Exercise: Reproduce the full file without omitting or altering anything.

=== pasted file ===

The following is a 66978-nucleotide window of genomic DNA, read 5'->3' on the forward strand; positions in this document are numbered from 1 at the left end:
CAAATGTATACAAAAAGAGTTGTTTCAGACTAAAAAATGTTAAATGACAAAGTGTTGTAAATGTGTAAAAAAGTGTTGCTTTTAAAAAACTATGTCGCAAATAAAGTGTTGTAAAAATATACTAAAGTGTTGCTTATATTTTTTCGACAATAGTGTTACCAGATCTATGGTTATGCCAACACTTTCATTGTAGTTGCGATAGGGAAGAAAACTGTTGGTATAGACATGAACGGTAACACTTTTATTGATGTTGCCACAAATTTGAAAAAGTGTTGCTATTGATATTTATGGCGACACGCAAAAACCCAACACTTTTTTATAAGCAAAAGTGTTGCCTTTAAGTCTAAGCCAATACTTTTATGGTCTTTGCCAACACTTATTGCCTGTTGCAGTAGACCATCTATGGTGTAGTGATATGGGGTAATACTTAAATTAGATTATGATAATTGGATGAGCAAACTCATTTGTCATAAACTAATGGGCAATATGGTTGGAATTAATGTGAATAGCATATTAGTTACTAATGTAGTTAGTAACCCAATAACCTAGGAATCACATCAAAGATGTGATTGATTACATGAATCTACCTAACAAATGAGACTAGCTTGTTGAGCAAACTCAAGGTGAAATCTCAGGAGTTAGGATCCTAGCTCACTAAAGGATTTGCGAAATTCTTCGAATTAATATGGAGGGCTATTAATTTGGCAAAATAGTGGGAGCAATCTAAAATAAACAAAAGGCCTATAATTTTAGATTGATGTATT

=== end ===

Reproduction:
The following is a 66978-nucleotide window of genomic DNA, read 5'->3' on the forward strand; positions in this document are numbered from 1 at the left end:
CAAATGTATACAAAAAGAGTTGTTTCAGACTAAAAAATGTTAAATGACAAAGTGTTGTAAATGTGTAAAAAAGTGTTGCTTTTAAAAAACTATGTCGCAAATAAAGTGTTGTAAAAATATACTAAAGTGTTGCTTATATTTTTTCGACAATAGTGTTACCAGATCTATGGTTATGCCAACACTTTCATTGTAGTTGCGATAGGGAAGAAAACTGTTGGTATAGACATGAACGGTAACACTTTTATTGATGTTGCCACAAATTTGAAAAAGTGTTGCTATTGATATTTATGGCGACACGCAAAAACCCAACACTTTTTTATAAGCAAAAGTGTTGCCTTTAAGTCTAAGCCAATACTTTTATGGTCTTTGCCAACACTTATTGCCTGTTGCAGTAGACCATCTATGGTGTAGTGATATGGGGTAATACTTAAATTAGATTATGATAATTGGATGAGCAAACTCATTTGTCATAAACTAATGGGCAATATGGTTGGAATTAATGTGAATAGCATATTAGTTACTAATGTAGTTAGTAACCCAATAACCTAGGAATCACATCAAAGATGTGATTGATTACATGAATCTACCTAACAAATGAGACTAGCTTGTTGAGCAAACTCAAGGTGAAATCTCAGGAGTTAGGATCCTAGCTCACTAAAGGATTTGCGAAATTCTTCGAATTAATATGGAGGGCTATTAATTTGGCAAAATAGTGGGAGCAATCTAAAATAAACAAAAGGCCTATAATTTTAGATTGATGTATT